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The Daily Utah Chronicle

The University of Utah's Independent Student Voice

The Daily Utah Chronicle

The University of Utah's Independent Student Voice

The Daily Utah Chronicle

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Proposed alchol restrictions overbearing

By Aaron Zundel

It’s legislative season here in Utah, and that means it’s time for our honorable lawmakers to waste time and tax dollars on any number of ridiculous issues that will inevitably get in the way of making progress on any real problems.

This week’s ridiculous issue: Senate President Michael Waddoups, R-Taylorsville, has proposed to ban the display of alcohol in Utah restaurants.

If Waddoups gets his way, the new law would require any alcohol-serving Utah restaurant to mix or pour drinks out of view of customers, such as behind a barrier or in a back room. The reason behind the clandestine proposal, Waddoups said, is to protect minors from exposure to the evils of alcohol.

“(Minors) are enticed by the glamour of it in some instances,” Waddoups recently told KSL. “They’re enticed by it because it’s made to look like a fun, exciting, stimulating product…we’re trying to protect children who don’t have the capability of making a wise decision.”

Oh, are we now?

First off, though my personal experience with the stuff is somewhat limited, I have it on very good authority that alcohol can, in fact, be a “fun, exciting, stimulating product.” I can only assume that if it weren’t, the latest numbers from the United States Department of Agriculture wouldn’t report that 2003 U.S. retail sales of alcoholic beverages totaled more than $115 billion. By villainizing alcohol, or pretending that it’s something it’s not, Waddoups does a disservice by presenting himself as someone who is as unperceptive as he is narrow-minded.

Additionally, despite any beliefs or misguided legislative attempts by Waddoups to the contrary, minors are exposed to decidedly more alcoholic “glamour” in the music, movies and television they experience than they ever could in a glancing observation of a whisky-pouring sin swindler at Applebee’s.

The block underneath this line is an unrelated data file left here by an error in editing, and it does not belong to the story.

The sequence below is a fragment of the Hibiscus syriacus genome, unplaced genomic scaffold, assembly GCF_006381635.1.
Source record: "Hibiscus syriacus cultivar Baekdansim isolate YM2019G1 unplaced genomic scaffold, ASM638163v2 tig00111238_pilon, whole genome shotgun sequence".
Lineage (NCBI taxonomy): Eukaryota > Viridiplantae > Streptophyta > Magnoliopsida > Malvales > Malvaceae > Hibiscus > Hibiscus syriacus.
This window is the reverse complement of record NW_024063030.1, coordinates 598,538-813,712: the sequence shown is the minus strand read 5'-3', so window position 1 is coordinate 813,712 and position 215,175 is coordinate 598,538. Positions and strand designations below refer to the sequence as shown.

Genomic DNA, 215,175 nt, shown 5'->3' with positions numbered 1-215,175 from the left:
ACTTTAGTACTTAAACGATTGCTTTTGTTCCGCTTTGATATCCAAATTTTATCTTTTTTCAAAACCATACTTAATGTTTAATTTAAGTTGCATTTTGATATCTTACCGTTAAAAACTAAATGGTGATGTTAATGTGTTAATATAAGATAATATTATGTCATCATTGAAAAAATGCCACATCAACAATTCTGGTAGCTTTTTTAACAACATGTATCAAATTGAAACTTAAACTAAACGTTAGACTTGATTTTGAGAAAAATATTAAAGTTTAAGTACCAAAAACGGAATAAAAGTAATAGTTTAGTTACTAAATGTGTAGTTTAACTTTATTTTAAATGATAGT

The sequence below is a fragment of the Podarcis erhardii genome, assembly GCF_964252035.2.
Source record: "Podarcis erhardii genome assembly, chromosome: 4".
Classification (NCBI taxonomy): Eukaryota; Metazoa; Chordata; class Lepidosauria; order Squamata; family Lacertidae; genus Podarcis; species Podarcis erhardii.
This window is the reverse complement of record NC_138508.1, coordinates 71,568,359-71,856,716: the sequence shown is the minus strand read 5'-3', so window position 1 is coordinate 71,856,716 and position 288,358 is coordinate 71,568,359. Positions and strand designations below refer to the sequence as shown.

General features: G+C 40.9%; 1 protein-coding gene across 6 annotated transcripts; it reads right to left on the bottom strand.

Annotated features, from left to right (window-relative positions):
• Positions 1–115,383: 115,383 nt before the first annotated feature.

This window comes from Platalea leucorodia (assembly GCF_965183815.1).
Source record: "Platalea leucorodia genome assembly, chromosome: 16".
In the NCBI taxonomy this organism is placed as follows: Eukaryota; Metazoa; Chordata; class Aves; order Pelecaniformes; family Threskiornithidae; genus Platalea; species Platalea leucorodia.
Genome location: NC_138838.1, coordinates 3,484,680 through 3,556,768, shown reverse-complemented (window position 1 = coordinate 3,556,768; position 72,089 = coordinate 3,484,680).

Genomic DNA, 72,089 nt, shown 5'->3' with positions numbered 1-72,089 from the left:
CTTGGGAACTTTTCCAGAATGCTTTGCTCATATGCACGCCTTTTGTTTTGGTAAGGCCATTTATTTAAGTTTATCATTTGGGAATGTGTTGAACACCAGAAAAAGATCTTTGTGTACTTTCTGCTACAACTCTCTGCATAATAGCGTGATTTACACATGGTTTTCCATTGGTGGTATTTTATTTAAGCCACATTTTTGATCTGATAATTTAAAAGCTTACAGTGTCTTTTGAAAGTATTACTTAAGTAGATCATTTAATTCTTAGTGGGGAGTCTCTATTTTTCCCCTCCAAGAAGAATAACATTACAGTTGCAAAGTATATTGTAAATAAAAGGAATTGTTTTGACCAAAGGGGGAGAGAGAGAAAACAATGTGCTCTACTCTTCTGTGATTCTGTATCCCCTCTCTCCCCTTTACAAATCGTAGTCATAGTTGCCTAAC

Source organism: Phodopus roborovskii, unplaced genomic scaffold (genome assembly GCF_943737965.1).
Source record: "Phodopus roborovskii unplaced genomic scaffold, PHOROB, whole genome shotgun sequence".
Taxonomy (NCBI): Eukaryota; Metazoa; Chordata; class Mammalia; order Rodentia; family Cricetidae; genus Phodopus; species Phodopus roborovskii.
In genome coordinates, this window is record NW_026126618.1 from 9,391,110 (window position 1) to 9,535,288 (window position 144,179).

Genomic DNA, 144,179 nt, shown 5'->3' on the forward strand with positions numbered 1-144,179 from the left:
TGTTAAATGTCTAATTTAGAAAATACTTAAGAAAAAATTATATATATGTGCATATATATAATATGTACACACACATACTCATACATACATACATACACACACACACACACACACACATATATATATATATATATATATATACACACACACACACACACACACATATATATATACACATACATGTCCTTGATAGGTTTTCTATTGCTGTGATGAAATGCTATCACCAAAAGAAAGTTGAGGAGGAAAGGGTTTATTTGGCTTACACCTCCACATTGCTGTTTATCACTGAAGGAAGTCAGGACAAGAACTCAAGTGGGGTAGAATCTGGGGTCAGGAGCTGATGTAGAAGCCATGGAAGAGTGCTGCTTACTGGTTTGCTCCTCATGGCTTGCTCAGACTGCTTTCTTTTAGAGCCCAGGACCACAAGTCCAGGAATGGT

Perception issues aside, the real issue with Waddoups’ new proposal is that he’s not really trying to “protect children who don’t have the capability of making a wise decision.” In reality, he’s trying to protect people from making decisions that he doesn’t agree with. By attempting to push public consumption of alcohol further into the back room of vice and “unwise decisions,” he’s legislating his own special brand of cock-eyed morality that tries to discourage the consumption of alcohol more than the view of it. This is a particularly pernicious, subtle type of morally superior reasoning that rears its head in Utah’s legislative chambers every year8212;though usually from Sen. Chris Buttars’ direction.

Ultimately it’s up to parents, not Waddoups, to decide what children should and should not be exposed to. No amount of legislation could ever override the influence a parent has on a child, either in favor of the consumption of alcohol or against it.

In order to become a more hospitable state for outside business and tourism, Utah needs to start retooling its alienating and confusing liquor laws, not adding to them. Rethinking liquor laws would be in everyone’s best interest, even the religious majority, as it would help continue to legitimize Utah at the national level and move us away from our cultish, rural reputation. A family man who grew up in the small farming town of Arco, Idaho, Waddoups is no doubt an upright citizen and a man of morals. However, it’s clear that his legislative ideas, at least in this instance, are out of touch.

[email protected]

Aaron Zundel

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